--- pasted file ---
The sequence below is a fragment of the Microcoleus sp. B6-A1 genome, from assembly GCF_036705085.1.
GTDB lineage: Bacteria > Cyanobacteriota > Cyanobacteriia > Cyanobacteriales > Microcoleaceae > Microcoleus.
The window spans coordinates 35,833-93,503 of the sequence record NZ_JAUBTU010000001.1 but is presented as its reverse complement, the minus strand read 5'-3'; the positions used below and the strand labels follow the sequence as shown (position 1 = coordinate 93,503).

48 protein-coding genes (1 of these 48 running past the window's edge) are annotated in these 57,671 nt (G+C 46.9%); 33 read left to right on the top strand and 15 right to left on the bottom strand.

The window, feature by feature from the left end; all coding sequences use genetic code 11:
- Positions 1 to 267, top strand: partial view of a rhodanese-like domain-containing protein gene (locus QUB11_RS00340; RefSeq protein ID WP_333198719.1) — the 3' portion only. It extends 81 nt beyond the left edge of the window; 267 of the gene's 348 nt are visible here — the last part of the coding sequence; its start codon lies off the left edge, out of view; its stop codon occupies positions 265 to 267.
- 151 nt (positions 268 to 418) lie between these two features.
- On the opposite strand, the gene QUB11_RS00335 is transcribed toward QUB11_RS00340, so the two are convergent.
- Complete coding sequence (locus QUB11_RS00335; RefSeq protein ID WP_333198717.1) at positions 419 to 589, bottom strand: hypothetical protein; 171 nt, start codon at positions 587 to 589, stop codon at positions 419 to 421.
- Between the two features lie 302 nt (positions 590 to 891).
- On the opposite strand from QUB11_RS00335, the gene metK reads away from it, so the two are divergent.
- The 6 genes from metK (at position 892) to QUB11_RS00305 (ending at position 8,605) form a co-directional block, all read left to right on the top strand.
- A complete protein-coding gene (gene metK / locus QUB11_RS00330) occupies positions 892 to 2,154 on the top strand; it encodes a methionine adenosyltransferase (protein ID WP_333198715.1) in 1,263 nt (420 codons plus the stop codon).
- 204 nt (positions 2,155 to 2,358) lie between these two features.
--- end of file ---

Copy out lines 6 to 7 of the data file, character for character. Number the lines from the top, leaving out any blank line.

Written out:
- Positions 1 to 267, top strand: partial view of a rhodanese-like domain-containing protein gene (locus QUB11_RS00340; RefSeq protein ID WP_333198719.1) — the 3' portion only. It extends 81 nt beyond the left edge of the window; 267 of the gene's 348 nt are visible here — the last part of the coding sequence; its start codon lies off the left edge, out of view; its stop codon occupies positions 265 to 267.
- 151 nt (positions 268 to 418) lie between these two features.